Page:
Eric Herm was raised on a cotton farm near Ackerly, Texas. Leaving the farm to pursue other interests, he graduated from Abilene Christian University with a degree in broadcast journalism. After working in sports television broadcasting, Herm soon chose the life of a vagabond. He lived and worked in Colorado and Alaska, writing about his own personal adventures along life’s highway. Traveling extensively through America, Mexico, Europe and Northern Africa, he witnessed various lifestyles, personalities, and cultures. Throughout his travels, these experiences helped open his mind to the endless possibilities of living life to the fullest. Satisfying his restless spirit, Herm returned back to the land that has been in his family for almost 90 years. He started his life as a farmer all over again. As a naturalist, he continues to seek a more balanced relationship between his family’s farm and Mother Nature, and details the transformation of himself and his family farm in his new book Son of a Farmer, Child of the Earth.“Everything is connected. That bond is what keeps this Planet dancing round in poetic choreography. That connection is what keeps us all alive. What we do to the Earth, we do to ourselves. If we are capable of destruction, we are most certainly capable of healing. ” – Eric Herm
Directly from Eric Herm…Being a fourth generation West Texas farmer, I’ve heard and seen lots of things. But every year brings with it something different with new challenges. While I fled the family farm many a year ago, something brought me back, and I’m glad I’m here again. All four of my great-grandfathers were stewards of the land, along with both my grandfathers, and my dear ol’ Dad. Like I had a choice? That earth gets into your fingernails enough years, it seeps into your blood.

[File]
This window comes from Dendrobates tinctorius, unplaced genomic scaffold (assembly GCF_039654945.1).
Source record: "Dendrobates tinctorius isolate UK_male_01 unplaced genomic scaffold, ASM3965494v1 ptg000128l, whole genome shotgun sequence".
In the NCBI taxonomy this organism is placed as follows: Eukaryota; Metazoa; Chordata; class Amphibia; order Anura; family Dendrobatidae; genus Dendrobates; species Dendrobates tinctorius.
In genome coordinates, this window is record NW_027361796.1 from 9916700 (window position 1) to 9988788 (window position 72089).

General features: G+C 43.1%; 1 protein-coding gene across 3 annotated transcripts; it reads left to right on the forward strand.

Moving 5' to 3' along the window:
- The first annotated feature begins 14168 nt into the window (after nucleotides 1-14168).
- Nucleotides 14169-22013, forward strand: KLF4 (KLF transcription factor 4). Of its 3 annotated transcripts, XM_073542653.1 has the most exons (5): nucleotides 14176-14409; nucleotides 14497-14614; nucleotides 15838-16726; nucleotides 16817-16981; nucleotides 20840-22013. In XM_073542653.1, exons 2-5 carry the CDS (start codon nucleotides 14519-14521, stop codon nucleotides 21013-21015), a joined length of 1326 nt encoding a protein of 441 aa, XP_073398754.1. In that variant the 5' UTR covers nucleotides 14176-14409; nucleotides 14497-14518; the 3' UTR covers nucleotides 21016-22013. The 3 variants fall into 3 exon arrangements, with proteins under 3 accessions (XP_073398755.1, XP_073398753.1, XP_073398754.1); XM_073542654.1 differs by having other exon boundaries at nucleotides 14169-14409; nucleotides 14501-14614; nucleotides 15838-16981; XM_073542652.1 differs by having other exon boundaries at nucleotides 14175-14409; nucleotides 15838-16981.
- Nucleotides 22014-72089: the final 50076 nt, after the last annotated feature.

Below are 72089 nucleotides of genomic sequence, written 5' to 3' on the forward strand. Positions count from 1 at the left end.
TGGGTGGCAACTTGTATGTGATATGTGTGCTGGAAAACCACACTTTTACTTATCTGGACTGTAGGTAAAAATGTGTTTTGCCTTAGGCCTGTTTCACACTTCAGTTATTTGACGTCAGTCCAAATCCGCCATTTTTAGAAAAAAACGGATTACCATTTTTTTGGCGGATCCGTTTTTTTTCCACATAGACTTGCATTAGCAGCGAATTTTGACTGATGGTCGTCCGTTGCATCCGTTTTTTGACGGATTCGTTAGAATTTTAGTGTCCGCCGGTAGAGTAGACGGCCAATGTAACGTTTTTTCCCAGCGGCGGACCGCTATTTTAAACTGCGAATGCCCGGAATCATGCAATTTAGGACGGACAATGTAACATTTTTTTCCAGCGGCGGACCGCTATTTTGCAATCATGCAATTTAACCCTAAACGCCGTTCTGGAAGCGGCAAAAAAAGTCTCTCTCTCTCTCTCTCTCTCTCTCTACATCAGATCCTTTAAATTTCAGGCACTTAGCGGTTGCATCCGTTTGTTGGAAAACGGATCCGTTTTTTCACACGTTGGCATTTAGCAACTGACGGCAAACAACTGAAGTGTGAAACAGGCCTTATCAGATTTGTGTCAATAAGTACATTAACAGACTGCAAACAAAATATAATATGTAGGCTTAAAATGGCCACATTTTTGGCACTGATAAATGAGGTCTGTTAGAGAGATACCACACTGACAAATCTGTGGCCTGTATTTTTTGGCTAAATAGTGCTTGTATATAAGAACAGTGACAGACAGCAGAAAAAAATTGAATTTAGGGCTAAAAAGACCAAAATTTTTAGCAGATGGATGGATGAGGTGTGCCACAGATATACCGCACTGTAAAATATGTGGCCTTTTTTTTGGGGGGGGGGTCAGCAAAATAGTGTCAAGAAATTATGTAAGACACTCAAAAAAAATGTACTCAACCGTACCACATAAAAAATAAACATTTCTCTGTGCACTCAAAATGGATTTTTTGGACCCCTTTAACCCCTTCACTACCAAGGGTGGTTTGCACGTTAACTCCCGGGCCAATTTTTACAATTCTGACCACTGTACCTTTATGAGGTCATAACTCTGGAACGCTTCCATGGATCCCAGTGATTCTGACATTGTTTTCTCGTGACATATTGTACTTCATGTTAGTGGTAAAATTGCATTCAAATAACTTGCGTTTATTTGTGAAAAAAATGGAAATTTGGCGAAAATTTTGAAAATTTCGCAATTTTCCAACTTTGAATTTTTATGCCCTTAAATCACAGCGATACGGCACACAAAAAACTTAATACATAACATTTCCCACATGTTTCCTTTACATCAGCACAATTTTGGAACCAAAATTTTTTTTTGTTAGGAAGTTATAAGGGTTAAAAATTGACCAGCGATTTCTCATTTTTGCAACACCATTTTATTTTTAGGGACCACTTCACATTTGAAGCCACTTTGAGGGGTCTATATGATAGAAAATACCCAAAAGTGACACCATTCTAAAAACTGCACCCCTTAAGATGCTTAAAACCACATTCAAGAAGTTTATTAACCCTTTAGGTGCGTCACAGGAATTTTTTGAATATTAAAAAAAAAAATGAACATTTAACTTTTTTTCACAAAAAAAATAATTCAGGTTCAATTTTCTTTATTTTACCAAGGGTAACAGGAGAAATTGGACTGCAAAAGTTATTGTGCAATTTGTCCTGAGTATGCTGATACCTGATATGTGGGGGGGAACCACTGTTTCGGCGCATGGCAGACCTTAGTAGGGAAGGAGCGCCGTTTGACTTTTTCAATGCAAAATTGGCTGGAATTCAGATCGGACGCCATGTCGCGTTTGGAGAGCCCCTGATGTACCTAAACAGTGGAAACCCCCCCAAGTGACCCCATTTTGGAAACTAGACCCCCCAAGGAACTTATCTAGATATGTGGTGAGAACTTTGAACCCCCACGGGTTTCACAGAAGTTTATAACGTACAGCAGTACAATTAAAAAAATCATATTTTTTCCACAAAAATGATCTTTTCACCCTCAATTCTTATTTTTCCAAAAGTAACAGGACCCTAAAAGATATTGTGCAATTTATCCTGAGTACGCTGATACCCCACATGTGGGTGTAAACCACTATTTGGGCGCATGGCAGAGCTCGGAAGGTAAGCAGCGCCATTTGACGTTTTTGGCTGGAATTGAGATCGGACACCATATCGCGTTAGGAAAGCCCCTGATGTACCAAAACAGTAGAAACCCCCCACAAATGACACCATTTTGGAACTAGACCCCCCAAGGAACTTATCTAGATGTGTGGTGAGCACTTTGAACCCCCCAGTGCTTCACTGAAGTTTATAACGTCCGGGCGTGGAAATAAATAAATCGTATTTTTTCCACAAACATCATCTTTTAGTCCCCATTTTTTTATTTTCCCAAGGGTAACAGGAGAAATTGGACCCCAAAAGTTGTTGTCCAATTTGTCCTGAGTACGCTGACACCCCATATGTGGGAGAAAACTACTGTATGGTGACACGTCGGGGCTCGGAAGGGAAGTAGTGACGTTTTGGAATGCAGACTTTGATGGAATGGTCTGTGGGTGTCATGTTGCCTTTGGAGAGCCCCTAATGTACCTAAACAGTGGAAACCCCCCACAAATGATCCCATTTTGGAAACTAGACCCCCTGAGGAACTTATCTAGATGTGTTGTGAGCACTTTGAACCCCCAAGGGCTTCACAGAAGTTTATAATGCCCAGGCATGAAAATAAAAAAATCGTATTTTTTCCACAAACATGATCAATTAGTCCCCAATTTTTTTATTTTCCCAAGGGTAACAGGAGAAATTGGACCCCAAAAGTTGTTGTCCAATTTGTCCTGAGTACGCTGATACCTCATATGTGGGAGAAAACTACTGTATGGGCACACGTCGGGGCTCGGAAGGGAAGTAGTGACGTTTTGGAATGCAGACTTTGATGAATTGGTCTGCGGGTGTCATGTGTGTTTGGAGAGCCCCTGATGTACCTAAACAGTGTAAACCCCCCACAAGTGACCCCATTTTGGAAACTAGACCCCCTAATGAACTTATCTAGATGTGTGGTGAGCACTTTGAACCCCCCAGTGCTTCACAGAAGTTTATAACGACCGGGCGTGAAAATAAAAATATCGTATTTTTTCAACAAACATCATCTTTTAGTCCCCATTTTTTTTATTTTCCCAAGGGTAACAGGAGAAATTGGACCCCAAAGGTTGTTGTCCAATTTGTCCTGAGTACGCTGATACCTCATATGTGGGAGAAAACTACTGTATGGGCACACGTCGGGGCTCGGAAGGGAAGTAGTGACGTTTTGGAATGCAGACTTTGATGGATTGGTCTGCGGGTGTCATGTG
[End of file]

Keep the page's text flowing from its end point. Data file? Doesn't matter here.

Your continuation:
There is a connection between a farmer and the earth. We’re gatekeepers of sorts. Guardians of the land. The problem is there is not many of us left. My generation is almost non-existent, and we’ve got to change those numbers soon. Prices of large corporations and ignorance of politicians in Washington (who are in cahoots with the corporations) are doing nothing to save the family farm, nothing to save the American farmer. Ask yourself, what will we do in this country without farmers, without ranchers?
We’re learning more every day in agriculture. And the hardest fact most farmers have to swallow is we have to change our ways, ideas, and methods…and fast. Like Charles Darwin said, “It’s not the smartest or strongest who survive, it’s the ones willing to change.”
One thing is for certain around here – and that is you can never be too certain. As a dryland cotton farmer here, you plant the seed and take your chances. You say a little prayer and take a shot of tequila. Some years, more tequila is required than others.
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